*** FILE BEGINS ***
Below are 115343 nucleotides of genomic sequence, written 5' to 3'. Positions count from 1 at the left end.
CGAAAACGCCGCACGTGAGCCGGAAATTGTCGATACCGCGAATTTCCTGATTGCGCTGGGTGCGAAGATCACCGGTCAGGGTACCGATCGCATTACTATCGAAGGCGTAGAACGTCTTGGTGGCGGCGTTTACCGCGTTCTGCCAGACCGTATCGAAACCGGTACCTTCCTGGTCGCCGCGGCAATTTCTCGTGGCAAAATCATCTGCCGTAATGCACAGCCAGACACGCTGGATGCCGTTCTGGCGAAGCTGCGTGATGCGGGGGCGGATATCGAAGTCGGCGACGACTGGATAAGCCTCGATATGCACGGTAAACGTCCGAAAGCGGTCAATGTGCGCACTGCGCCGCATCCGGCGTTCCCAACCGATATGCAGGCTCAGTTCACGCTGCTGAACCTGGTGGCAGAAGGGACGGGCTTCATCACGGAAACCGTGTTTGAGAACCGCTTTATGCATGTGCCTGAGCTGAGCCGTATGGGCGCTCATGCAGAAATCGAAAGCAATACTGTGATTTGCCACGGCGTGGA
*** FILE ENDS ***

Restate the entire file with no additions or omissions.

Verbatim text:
Below are 115343 nucleotides of genomic sequence, written 5' to 3'. Positions count from 1 at the left end.
CGAAAACGCCGCACGTGAGCCGGAAATTGTCGATACCGCGAATTTCCTGATTGCGCTGGGTGCGAAGATCACCGGTCAGGGTACCGATCGCATTACTATCGAAGGCGTAGAACGTCTTGGTGGCGGCGTTTACCGCGTTCTGCCAGACCGTATCGAAACCGGTACCTTCCTGGTCGCCGCGGCAATTTCTCGTGGCAAAATCATCTGCCGTAATGCACAGCCAGACACGCTGGATGCCGTTCTGGCGAAGCTGCGTGATGCGGGGGCGGATATCGAAGTCGGCGACGACTGGATAAGCCTCGATATGCACGGTAAACGTCCGAAAGCGGTCAATGTGCGCACTGCGCCGCATCCGGCGTTCCCAACCGATATGCAGGCTCAGTTCACGCTGCTGAACCTGGTGGCAGAAGGGACGGGCTTCATCACGGAAACCGTGTTTGAGAACCGCTTTATGCATGTGCCTGAGCTGAGCCGTATGGGCGCTCATGCAGAAATCGAAAGCAATACTGTGATTTGCCACGGCGTGGA